- The Collaborative Numismatics Project
  Explore Our Website And Find Joy In The History, Numismatics, Art, Mythology, And Geography Of Coins!!! NumisWiki Is An Enormous Unique Resource Including Hundreds Of Books And Thousands Of Articles Online!!! The Column On The Left Includes Our "Best of NumisWiki" Menu If You Are New To Collecting - Start With Ancient Coin Collecting 101 NumisWiki Includes The Encyclopedia of Roman Coins and Historia Nummorum If You Have Written A Numismatic Article - Please Add It To NumisWiki All Blue Text On The Website Is Linked - Keep Clicking To ENDLESSLY EXPLORE!!! Please Visit Our Shop And Find A Coin You Love Today!!!

× Resources Home
New Articles
Most Popular
Recent Changes
Current Projects
Admin Discussions
How to
Index Of All Titles


Aes Formatum
Aes Grave
Aes Rude
The Age of Gallienus
Alexander Tetradrachms
Ancient Coin Collecting 101
Ancient Coin Prices 101
Ancient Coin Dates
Ancient Coin Lesson Plans
Ancient Coins & Modern Fakes
Ancient Counterfeits
Ancient Glass
Ancient Metal Arrowheads
Ancient Oil Lamps
Ancient Pottery
Ancient Weapons
Ancient Wages and Prices
Ancient Weights and Scales
Anonymous Folles
Anonymous Follis
Anonymous Class A Folles
Antioch Officinae
Armenian Numismatics Page
Augustus - Facing Portrait
Byzantine Denominations
A Cabinet of Greek Coins
Caesarean and Actian Eras
Campgates of Constantine
A Case of Counterfeits
Byzantine Christian Themes
Clashed Dies
Coins of Pontius Pilate
Conditions of Manufacture
Corinth Coins and Cults
Countermarked in Late Antiquity
Danubian Celts
Damnatio Coinage
Damnatio Memoriae
Denarii of Otho
Diameter 101
Die Alignment 101
Dictionary of Roman Coins
Doug Smith's Ancient Coins
Edict on Prices
ERIC - Rarity Tables
Etruscan Alphabet
The Evolving Ancient Coin Market
Fel Temp Reparatio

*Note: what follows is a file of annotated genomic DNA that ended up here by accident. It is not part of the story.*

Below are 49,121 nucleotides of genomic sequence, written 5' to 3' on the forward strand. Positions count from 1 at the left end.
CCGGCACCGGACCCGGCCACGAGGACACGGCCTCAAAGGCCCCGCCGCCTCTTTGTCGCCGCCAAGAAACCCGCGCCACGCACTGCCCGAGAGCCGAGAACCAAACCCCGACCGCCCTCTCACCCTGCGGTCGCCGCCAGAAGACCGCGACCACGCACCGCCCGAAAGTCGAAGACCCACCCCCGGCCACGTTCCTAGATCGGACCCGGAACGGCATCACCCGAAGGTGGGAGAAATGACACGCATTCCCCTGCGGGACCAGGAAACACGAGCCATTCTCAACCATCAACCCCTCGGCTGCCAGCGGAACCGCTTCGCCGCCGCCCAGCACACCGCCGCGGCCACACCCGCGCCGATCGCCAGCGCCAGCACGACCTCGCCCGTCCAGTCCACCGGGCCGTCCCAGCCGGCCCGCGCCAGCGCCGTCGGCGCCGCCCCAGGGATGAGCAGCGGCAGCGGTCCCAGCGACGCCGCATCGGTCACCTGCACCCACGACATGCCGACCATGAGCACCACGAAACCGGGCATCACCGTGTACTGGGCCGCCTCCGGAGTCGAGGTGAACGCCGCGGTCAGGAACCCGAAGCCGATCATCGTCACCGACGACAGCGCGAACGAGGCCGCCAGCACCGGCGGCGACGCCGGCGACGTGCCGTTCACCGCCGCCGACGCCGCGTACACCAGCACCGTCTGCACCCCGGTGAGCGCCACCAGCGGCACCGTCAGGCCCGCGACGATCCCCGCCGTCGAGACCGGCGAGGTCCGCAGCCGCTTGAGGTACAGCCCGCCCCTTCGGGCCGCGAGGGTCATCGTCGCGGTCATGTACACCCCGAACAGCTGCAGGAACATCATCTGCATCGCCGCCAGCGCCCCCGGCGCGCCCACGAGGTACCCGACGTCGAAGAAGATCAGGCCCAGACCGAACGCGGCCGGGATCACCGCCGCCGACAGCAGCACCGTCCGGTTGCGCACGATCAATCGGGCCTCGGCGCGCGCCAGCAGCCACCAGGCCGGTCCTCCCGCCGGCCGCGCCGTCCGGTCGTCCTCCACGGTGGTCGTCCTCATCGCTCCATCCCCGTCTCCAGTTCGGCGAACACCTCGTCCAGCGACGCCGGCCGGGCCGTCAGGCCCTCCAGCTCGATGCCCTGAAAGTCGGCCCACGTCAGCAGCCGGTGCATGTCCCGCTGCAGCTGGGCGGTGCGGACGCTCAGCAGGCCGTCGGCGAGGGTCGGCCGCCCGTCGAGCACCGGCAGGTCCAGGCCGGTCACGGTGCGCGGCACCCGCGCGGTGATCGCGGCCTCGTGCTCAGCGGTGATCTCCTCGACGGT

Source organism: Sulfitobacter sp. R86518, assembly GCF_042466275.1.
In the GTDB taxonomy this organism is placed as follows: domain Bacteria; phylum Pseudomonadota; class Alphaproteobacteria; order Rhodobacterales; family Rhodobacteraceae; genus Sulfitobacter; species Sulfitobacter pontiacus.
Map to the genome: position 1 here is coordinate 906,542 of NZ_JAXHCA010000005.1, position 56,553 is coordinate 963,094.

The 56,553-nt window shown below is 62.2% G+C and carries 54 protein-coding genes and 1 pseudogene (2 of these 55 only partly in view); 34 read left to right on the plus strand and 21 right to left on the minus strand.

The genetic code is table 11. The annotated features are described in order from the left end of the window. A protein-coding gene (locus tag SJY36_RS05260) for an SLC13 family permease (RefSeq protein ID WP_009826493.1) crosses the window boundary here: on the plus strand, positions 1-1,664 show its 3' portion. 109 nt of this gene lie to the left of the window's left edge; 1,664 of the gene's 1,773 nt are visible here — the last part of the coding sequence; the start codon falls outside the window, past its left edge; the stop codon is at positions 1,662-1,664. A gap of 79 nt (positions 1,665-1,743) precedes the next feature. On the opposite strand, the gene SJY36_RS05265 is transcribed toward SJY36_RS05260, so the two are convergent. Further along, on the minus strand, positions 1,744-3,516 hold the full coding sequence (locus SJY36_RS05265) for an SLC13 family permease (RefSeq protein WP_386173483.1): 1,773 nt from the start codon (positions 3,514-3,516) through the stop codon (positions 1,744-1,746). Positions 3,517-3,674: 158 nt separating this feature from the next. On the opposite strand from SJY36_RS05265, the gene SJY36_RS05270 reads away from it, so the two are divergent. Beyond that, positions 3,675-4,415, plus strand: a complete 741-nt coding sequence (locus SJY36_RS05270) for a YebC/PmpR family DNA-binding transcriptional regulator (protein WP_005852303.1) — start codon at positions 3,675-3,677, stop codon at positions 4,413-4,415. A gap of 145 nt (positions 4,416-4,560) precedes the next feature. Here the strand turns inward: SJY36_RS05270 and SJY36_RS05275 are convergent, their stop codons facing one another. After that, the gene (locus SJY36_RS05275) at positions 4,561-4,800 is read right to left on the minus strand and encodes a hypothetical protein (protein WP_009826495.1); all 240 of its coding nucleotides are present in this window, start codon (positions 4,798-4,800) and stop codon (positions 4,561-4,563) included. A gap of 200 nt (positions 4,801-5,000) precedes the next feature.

Fertility Pregnancy and Childbirth
Friend or Foe
The Gallic Empire
Gallienus Zoo
Greek Alphabet
Greek Coins
Greek Dates
Greek Coin Denominations
Greek Mythology Link
Greek Numismatic Dictionary
Hellenistic Names & their Meanings
Hasmonean Dynasty
Helvetica's ID Help Page
The Hexastyle Temple of Caligula
Historia Numorum
Holy Land Antiquities
Horse Harnesses
Identifying Ancient Metal Arrowheads
Illustrated Ancient Coin Glossary
Important Collection Auctions
Islamic Rulers and Dynasties
Julian II: The Beard and the Bull
Julius Caesar - The Funeral Speech
Kushan Coins
People in the Bible Who Issued Coins
Imperial Mints of Philip the Arab
Later Roman Coinage
Latin Plurals
Latin Pronunciation
Library of Ancient Coinage
Life in Ancient Rome
List of Kings of Judea
Malloy Weapons
Maps of the Ancient World
Military Belts
Mint Marks
Museum Collections Available Online
Nabataean Alphabet
Nabataean Numerals
The [Not] Cuirassed Elephant
Not in RIC
Numismatic Bulgarian
Numismatic Excellence Award
Numismatic French
Numismatic German
Numismatic Italian
Numismatic Spanish
Parthian Coins
Patina 101
Paleo-Hebrew Alphabet
Paleo-Hebrew Script Styles
Phoenician Alphabet
Pi-Style Athens Tetradrachms
Pricing and Grading Roman Coins
Reading Judean Coins
Representations of Alexander the Great
Roman Coin Attribution 101
Roman Locks
Roman Militaria
Roman Military Belts
Roman Mints
Roman Names
Rome and China
Satyrs and Nymphs
Serdi Celts